Also, responding to bogus claims requires time and resources (lawyers, experts, document processing and other legal burdens) that many advocates just don’t have, which means they can drown in the muck of even the most meritless of claims. The truth does not just prevail on its own dime, at least not in the US legal system. Additionally, even the most bogus SLAPPs can put enormous emotional weight on targeted defendants, as I hope to explore in future writing.
Advocates know all these uncomfortable realities. Which means they can be intimidated (“chilled,” to put it more gently) by the prospect of meritless claims. They will steer clear, when they can, of corporations and controversies that threaten to muck up the delicate art of framing and advocating that they are engaged in.
Because a SLAPP is fundamentally a bid for attention and distraction, we must be careful in how we respond to new (and old) corporate attacks on advocates. Entering a corporate SLAPP frame even to dismantle it may be conceding too much. Sometimes it will be important to focus, as Taylor largely does, on contextual factors such as the opportunism of the attack (the extent to which it conveniently serves the SLAPPer’s larger strategic purposes), the reliability of the SLAPPer as a “prosecutor” of its claims, and similar.
An important new Anti-SLAPP movement is emerging. @SLAPPtaskforce #protecttheprotest. It is time for powerful advocacy, but also a time for analysis and conversation about what works and why. Anti-SLAPP efforts are not new. They have, however, been largely ineffective. We need to be looking deeper to find out why and guide our efforts going forward.
The decision, by inimitable senior federal district judge Bill Wilson (a semi-retired judge from Arkansas sitting by designation in the District of North Dakota) dismisses all of Energy Transfer Partners utterly bogus claims against the Dutch NGO BankTrack. The Earthrights analysis is here. The dismissal is so blindingly obvious and necessary on the merits that it can be hard to cheer for: yay for the return of a bare minimum of normalcy!
However, the decision is notable for the power of the counter-punch it packs right at the heart of ETP’s RICO theory, i.e. that a participant in a social movement protest can be drawn into the notoriously impossible tar-pit of “conspiracy” and “racketeering” under RICO merely because someone else in the protest engaged in demonstrably illegal behavior. As Earthrights notes, the judge uses an example pretty clearly geared to catch the attention of ETP’s counsel, the Kasowitz Benson firm, which is famous for representing President Trump:
Under Energy Transfer’s interpretation, President Trump, who has solicited donations to help him end illegal immigration and stated immigrants are rapist, drug dealers, and animals, would be part of a RICO enterprise with racist criminals who have violently attacked immigrants on these express grounds.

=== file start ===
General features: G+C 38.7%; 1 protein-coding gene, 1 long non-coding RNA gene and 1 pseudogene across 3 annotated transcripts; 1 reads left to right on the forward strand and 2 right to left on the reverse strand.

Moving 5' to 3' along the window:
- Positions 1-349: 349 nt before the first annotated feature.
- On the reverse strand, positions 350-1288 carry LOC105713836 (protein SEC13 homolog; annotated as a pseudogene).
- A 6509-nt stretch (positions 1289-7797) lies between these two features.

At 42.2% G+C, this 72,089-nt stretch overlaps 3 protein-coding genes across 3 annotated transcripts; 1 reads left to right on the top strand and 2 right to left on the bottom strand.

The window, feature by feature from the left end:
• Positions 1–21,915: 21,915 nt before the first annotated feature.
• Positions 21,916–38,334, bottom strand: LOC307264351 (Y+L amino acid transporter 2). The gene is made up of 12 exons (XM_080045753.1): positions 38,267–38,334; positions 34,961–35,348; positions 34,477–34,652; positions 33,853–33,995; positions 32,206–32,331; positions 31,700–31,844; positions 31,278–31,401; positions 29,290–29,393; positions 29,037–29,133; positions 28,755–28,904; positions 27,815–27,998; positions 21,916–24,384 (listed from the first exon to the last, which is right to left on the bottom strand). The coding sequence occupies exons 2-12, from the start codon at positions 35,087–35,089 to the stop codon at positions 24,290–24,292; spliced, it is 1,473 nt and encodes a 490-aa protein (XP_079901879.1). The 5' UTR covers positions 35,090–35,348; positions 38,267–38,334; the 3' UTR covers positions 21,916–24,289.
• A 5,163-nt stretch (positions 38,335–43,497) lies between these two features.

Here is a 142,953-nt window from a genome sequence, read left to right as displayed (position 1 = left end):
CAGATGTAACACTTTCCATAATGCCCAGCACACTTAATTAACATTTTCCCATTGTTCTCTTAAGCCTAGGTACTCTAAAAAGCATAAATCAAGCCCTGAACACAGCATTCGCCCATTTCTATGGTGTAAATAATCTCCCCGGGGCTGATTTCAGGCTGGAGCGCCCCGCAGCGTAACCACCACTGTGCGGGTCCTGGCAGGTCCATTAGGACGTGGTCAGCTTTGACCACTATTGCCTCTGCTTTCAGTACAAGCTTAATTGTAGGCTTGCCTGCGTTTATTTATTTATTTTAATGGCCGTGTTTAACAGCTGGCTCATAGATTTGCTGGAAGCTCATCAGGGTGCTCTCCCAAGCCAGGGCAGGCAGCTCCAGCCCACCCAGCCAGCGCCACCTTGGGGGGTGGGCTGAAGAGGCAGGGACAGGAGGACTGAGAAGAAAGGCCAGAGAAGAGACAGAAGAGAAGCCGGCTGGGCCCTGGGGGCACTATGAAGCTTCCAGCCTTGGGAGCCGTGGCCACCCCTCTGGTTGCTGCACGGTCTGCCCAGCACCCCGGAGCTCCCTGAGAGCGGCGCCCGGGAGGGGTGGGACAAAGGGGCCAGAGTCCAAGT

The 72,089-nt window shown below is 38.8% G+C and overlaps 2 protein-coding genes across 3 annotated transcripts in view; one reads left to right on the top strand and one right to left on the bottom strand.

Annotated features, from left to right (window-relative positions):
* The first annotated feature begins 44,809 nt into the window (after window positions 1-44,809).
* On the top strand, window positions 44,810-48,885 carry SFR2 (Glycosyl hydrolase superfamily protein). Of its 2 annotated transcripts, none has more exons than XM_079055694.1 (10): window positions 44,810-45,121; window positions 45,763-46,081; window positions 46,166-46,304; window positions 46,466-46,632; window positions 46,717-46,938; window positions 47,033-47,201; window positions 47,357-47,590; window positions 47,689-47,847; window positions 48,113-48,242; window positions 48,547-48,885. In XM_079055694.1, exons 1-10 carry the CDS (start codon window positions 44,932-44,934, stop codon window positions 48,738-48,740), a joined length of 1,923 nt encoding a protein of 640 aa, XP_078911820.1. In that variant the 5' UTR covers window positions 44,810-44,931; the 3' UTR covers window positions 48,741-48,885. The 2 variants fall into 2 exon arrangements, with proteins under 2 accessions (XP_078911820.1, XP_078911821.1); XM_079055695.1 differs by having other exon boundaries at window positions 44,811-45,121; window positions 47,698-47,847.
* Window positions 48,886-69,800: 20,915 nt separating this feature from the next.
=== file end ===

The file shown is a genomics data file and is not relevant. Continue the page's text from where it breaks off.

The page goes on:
Even more interesting will be to see what kind of attorney fees award BankTrack gets. BankTrack’s press release hopes that “the ringing rejection of this case will discourage other corporations from launching these kinds of SLAPPs.” Not sure about that. ETP got a hell of a lot of press for its narrative; even though the claims were obviously baseless from the beginning, the “sophisticated” legal press couldn’t help itself but report on them seriously, even breathlessly. (“Greenpeace should be worried.”) The lawsuit invariably put a lot of pressure on BankTrack in the process, and the organization is likely to be more “restrained” after the lawsuit even though it won — that’s called “chill” in First Amendment parlance. However, if ETP has to pay up a few hundred thousand dollars to cover every penny that BankTrack spent on the case and fully pay up environmental lawyer Robin Martinez at his top billable rate, then companies might really start thinking twice about filing these suits and organizations like BankTrack might be able to adopt a genuinely “bring it on” attitude, which is the only way to truly defeat the chill the lawsuit has already inflicted.
Since 2009, more than 20 defamation suits have been brought in France by the Bolloré group or Socfin in response to articles [about protests by rural residents and farmers who live near plantations run by these two companies in West Africa]. The targets of these actions have included France Inter, France Culture, France Info, France 2, Bastamag, Libération, Mediapart, Rue 89, Greenpeace, ReAct and Sherpa. More than 40 reporters, photographers, media lawyers, NGO representatives and media CEOs have been targeted. . . . By bringing defamation suits with such unprecedented frequency – even when they are abandoned mid-course – the Bolloré group is now retaliating in an almost automatic manner to any public reference by outsiders to its African activities.
The scandal is that French courts, like those in every other country, are happily open-for-business for these suits. Modern judicial systems have developed no meaningful defenses to this utterly outrageous, unapologetic abuse of process. (The only meaningful attempt — i.e., anti-SLAPP procedures — has repeatedly shown to provide only the most minimal protection or fail outright.)
We need better thinking on this, and we need it badly.
In the meantime, great to see civil society organizations showing up for each other and for democratic and free-expression principles.